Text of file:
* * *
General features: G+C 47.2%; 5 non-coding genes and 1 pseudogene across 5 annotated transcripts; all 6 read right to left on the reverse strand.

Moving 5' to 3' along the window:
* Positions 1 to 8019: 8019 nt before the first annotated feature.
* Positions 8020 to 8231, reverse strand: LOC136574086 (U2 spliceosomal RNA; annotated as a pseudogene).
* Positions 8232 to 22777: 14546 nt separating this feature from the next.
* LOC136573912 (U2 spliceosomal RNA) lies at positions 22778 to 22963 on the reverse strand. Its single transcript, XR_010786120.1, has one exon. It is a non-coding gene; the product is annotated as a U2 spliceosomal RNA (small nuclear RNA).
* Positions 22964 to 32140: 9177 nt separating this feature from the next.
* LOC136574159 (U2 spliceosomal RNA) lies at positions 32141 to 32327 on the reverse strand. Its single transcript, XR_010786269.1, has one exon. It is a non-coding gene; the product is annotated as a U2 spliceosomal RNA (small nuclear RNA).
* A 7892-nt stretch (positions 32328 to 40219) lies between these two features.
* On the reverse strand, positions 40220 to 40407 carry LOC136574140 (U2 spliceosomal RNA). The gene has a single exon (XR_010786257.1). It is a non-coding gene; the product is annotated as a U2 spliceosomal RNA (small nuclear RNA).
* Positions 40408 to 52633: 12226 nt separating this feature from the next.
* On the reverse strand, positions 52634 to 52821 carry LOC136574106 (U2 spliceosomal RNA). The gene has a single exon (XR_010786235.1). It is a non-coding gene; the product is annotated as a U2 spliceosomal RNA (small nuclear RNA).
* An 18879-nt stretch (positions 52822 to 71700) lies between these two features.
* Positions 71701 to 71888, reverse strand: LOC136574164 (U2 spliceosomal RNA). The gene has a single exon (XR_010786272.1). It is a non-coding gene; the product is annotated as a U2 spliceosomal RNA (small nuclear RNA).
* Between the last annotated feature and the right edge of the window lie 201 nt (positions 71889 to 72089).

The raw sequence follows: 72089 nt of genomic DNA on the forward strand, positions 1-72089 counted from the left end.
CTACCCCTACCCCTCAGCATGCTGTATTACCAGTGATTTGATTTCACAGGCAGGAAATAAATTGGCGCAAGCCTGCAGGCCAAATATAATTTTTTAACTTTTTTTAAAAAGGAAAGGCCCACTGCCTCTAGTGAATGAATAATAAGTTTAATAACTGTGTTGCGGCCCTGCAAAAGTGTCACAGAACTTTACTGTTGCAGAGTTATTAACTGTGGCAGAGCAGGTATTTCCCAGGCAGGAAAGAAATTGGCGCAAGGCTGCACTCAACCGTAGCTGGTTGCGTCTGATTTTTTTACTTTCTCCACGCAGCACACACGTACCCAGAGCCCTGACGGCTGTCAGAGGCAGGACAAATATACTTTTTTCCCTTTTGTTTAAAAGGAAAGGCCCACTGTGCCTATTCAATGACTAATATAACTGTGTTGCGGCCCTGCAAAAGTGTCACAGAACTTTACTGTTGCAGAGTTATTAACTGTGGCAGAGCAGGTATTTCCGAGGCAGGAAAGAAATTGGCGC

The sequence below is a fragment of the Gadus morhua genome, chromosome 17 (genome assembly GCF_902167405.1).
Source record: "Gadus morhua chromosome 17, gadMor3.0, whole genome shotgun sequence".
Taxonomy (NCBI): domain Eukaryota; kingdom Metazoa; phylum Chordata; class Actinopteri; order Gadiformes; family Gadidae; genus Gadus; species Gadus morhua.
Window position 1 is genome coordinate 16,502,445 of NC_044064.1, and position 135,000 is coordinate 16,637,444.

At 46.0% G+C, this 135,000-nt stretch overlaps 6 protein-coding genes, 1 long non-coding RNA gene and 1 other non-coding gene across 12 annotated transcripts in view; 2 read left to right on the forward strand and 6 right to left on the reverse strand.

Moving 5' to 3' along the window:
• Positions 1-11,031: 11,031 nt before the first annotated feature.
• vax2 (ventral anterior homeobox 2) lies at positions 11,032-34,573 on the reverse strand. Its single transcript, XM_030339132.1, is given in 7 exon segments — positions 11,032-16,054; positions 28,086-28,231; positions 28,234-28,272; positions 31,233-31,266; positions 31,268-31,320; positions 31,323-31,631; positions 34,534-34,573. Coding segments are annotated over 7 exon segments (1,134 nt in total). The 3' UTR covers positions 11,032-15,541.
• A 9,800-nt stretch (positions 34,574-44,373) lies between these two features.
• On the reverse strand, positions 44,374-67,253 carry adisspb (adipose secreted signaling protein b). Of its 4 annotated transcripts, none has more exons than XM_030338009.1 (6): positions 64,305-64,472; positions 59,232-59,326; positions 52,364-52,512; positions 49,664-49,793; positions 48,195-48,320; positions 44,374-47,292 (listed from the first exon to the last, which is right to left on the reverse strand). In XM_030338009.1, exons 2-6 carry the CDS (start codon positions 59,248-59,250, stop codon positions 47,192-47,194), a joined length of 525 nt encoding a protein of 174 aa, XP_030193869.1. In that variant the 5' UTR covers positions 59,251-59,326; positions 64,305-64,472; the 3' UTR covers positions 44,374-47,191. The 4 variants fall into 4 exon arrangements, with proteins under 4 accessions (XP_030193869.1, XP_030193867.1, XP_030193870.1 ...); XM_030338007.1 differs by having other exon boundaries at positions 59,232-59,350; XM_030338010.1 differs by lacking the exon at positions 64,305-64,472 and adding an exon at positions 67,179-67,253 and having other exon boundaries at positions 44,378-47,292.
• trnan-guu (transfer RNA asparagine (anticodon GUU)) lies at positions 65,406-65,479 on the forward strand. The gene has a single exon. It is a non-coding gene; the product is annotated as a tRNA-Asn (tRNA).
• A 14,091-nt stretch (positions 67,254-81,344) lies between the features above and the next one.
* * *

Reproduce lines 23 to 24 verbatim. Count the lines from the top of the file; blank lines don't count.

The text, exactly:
Moving 5' to 3' along the window:
• Positions 1-11,031: 11,031 nt before the first annotated feature.